Salt and Pepper (30 min) 
For: Communication Skills and Team Bonding
Materials Needed: Tape, a pen, a small piece of paper for each person, and a list of well-known pairs (think peanut butter and jelly, salt and pepper).
Preparation: Write one half of each pair on the sheets of paper (Mario on one piece, Luigi on another, and so on). Tape one paper to each person's back, then have everyone mingle and try to figure out the word on their back.

Instructions: Students can only ask each other yes or no questions (think 20 questions). Once they figure out what their word is, they need to find the other half of their pair. When they find each other, have them sit down and find three things they have in common while the rest of the class continues questioning and searching. Finally, have each pair announce what three things they have in common to the class.

Confidence/Reservations Circle (30 min) 
For: Reflection and Team Bonding
Materials Needed: Pens, and 2 pieces of paper per person

Instructions: Each person writes one thing they are positive/excited for/confident about the course on one piece of paper, and one thing they are nervous/concerned about/reserved about the course on the other piece of paper. All the pieces of paper go into a hat. All students form a large circle, and take turns taking a slip of paper out of the hat and reading it aloud. If any student agrees with the statement, they take a step in.


  • Students become familiar with one another
  • Students feel comfortable talking to all members of the group
  • Students understand their own goals and motivations


Common Issues

Given the discussion based nature of the course, be sure to clearly outline the criteria on which the course will be graded in this first session.


For Students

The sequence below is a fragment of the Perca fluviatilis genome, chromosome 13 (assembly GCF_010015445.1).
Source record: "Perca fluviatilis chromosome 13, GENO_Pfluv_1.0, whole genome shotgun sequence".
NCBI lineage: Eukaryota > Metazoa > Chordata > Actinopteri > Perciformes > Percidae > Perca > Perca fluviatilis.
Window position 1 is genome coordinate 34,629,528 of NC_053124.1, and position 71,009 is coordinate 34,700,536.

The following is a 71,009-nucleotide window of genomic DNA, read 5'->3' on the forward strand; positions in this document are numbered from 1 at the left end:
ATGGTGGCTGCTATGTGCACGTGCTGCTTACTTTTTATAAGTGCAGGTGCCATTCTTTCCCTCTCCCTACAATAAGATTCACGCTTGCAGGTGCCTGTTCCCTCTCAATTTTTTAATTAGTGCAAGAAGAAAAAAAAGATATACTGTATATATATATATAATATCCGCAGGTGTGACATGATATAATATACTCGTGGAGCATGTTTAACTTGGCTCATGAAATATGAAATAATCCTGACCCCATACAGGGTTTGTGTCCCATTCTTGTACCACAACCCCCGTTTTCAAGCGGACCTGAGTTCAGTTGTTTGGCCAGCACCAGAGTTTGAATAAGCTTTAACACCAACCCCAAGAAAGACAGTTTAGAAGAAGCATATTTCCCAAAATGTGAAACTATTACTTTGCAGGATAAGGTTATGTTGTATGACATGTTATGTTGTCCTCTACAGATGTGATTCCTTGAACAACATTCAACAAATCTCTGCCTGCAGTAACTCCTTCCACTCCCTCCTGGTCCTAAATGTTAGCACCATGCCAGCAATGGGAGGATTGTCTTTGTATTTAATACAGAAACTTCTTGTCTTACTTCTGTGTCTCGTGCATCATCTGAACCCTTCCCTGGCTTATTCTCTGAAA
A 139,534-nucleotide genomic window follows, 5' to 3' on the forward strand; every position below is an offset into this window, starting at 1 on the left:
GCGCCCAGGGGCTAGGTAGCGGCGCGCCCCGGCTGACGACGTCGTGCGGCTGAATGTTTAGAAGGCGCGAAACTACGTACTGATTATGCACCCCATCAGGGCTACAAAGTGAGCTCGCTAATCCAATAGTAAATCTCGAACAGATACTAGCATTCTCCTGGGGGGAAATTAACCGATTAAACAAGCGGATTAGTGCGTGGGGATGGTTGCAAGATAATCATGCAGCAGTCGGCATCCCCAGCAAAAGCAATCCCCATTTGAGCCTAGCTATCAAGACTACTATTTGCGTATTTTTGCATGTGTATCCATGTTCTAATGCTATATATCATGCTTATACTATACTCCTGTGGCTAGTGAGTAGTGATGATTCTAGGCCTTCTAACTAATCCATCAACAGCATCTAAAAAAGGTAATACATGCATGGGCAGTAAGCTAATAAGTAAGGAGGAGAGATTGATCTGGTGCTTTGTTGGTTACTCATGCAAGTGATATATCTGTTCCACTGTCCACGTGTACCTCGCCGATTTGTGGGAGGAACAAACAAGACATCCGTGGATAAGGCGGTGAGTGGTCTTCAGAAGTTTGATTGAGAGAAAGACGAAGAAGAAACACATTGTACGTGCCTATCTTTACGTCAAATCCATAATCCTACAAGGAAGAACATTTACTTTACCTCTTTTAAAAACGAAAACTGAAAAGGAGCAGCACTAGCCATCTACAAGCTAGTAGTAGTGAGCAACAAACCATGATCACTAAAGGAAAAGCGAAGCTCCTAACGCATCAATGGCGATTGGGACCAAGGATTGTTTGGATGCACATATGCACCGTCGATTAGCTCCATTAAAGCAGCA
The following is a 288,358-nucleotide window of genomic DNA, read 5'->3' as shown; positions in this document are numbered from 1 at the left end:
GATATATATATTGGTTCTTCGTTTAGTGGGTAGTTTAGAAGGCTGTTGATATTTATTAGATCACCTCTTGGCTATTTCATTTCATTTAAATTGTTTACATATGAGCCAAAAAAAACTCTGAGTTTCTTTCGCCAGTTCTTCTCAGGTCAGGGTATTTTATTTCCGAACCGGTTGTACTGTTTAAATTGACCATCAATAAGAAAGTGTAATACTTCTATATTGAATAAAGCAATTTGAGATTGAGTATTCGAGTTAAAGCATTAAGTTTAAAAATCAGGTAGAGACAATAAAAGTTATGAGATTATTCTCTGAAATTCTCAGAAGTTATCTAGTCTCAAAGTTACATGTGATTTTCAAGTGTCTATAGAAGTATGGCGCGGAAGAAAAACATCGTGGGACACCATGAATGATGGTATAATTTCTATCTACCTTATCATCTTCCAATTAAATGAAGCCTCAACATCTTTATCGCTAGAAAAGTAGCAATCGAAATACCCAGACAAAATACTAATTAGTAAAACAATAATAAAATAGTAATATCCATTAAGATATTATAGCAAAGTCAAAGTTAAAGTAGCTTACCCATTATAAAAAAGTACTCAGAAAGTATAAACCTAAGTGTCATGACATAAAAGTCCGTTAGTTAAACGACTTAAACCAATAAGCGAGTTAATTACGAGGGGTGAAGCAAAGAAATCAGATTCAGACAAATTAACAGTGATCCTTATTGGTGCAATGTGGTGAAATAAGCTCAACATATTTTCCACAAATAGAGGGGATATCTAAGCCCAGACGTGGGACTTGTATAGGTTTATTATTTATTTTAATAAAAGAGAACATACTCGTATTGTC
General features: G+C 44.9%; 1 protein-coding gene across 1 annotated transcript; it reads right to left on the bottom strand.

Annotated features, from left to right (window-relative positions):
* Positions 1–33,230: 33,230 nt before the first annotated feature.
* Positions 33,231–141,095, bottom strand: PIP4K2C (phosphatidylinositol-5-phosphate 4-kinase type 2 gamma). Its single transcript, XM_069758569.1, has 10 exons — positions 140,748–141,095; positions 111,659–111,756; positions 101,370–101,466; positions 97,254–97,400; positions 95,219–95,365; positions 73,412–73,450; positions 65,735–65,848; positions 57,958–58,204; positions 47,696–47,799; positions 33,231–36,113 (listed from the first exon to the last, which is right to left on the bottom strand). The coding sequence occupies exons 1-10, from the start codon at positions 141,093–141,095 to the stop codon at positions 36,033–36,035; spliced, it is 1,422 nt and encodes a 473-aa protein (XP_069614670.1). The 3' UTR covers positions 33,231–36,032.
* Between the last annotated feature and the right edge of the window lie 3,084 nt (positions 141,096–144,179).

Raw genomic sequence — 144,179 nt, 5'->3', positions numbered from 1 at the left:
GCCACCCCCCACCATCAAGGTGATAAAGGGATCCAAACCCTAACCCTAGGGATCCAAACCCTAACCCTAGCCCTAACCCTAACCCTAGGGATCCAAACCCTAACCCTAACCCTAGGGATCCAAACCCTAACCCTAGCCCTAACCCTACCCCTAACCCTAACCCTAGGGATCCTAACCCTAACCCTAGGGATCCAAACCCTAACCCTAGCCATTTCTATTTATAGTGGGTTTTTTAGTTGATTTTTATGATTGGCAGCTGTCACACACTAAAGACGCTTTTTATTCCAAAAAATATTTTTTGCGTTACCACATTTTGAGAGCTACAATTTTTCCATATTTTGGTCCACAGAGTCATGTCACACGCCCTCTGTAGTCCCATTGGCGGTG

• Don't treat the Learning and Motivation Self-Inventory like an assignment. This is more of a skills building class so don’t worry about giving a “correct” answer.
  • Be honest and self-reflective in the Exit Feedback, don’t worry about giving the responses you think the instructors want to hear.
For Instructors
  • The way you present yourself in this first session sets the tone and has the potential to establish trust, worry more about how approachable you appear rather than how knowledgeable you seem
  • Make sure that all the information you convey about their future responsibilities is easily accessible on the course site. They will probably be overwhelmed and absorb very little of it during this first session.

Assessment, Debrief, and Looking Ahead


For each session, two types of feedback are collected. 
  1. Anonymous feedback collected immediately at the end of the session [allocate ~5 minutes]
    While this may be done in any form, we chose to use simple index cards passed out at the end of the class deposited anonymously at the classroom exit as the students left. The benefit of this form of feedback is its immediacy - thoughts and feelings relating to the session are fresh in the students' minds. Students were instructed to write anything they felt like - or nothing at all. 
  2. An Exit Feedback Google Form which the students were asked to complete before Midnight on the day of the session.  Sample Exit Feedback Form.


Drawing on the skills and discussion of this session, students should prepare for the next session with the following activities:

Looking Ahead

In preparation for the next session on Active Learning students should read:

Supplemental Readings

Documents the ways in which science peer facilitators at Northwestern University grew as a result of their participation, in three areas: cognitively, personally, and instrumentally.

Describes the process of selecting and training peer mentors into a range of courses, as well as the infrastructure needed to support the system.

Although this article focuses on the perceptions of graduate students, rather than undergraduates, the findings shed light on the importance of trust in mentoring. The results suggest that a mentor’s competency, predictability, fairness, and communication all contribute to their trustworthiness.

This article focuses on the positive benefits of peer mentoring, while recognizing that mentoring that is institutionalized and formalized also has power dynamics. In addition, students may want more from peer mentoring than the boundaries afford, and by recognizing peer mentors as “experts” can undermine trust and friendliness.

This chapter defines peer mentoring in university settings and then provides a wide array of example peer mentoring programs from an array of colleges and universities. This helps to situate one’s peer mentoring program within a larger landscape of peer mentoring, as they vary widely from college adjustment/transition programs to academic tutoring/instruction.